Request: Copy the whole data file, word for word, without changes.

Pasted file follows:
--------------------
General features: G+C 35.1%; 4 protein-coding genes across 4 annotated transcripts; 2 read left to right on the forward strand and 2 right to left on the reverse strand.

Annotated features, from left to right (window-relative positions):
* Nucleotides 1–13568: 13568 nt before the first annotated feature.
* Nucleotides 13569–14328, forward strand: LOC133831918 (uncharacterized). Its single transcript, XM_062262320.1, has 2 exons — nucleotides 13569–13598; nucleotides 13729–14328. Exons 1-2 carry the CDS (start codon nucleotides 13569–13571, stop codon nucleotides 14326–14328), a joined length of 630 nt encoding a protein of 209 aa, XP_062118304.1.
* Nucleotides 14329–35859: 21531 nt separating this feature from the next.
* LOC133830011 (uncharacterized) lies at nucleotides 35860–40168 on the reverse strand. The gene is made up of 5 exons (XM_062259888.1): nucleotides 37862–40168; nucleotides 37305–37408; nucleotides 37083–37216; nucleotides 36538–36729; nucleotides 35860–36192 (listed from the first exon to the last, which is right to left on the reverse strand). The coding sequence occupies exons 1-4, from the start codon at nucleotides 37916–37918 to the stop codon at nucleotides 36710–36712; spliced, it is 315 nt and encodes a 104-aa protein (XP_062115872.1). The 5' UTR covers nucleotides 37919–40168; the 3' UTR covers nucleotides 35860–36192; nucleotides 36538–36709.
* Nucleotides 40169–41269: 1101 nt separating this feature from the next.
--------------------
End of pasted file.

General features: G+C 35.1%; 4 protein-coding genes across 4 annotated transcripts; 2 read left to right on the forward strand and 2 right to left on the reverse strand.

Annotated features, from left to right (window-relative positions):
* Nucleotides 1–13568: 13568 nt before the first annotated feature.
* Nucleotides 13569–14328, forward strand: LOC133831918 (uncharacterized). Its single transcript, XM_062262320.1, has 2 exons — nucleotides 13569–13598; nucleotides 13729–14328. Exons 1-2 carry the CDS (start codon nucleotides 13569–13571, stop codon nucleotides 14326–14328), a joined length of 630 nt encoding a protein of 209 aa, XP_062118304.1.
* Nucleotides 14329–35859: 21531 nt separating this feature from the next.
* LOC133830011 (uncharacterized) lies at nucleotides 35860–40168 on the reverse strand. The gene is made up of 5 exons (XM_062259888.1): nucleotides 37862–40168; nucleotides 37305–37408; nucleotides 37083–37216; nucleotides 36538–36729; nucleotides 35860–36192 (listed from the first exon to the last, which is right to left on the reverse strand). The coding sequence occupies exons 1-4, from the start codon at nucleotides 37916–37918 to the stop codon at nucleotides 36710–36712; spliced, it is 315 nt and encodes a 104-aa protein (XP_062115872.1). The 5' UTR covers nucleotides 37919–40168; the 3' UTR covers nucleotides 35860–36192; nucleotides 36538–36709.
* Nucleotides 40169–41269: 1101 nt separating this feature from the next.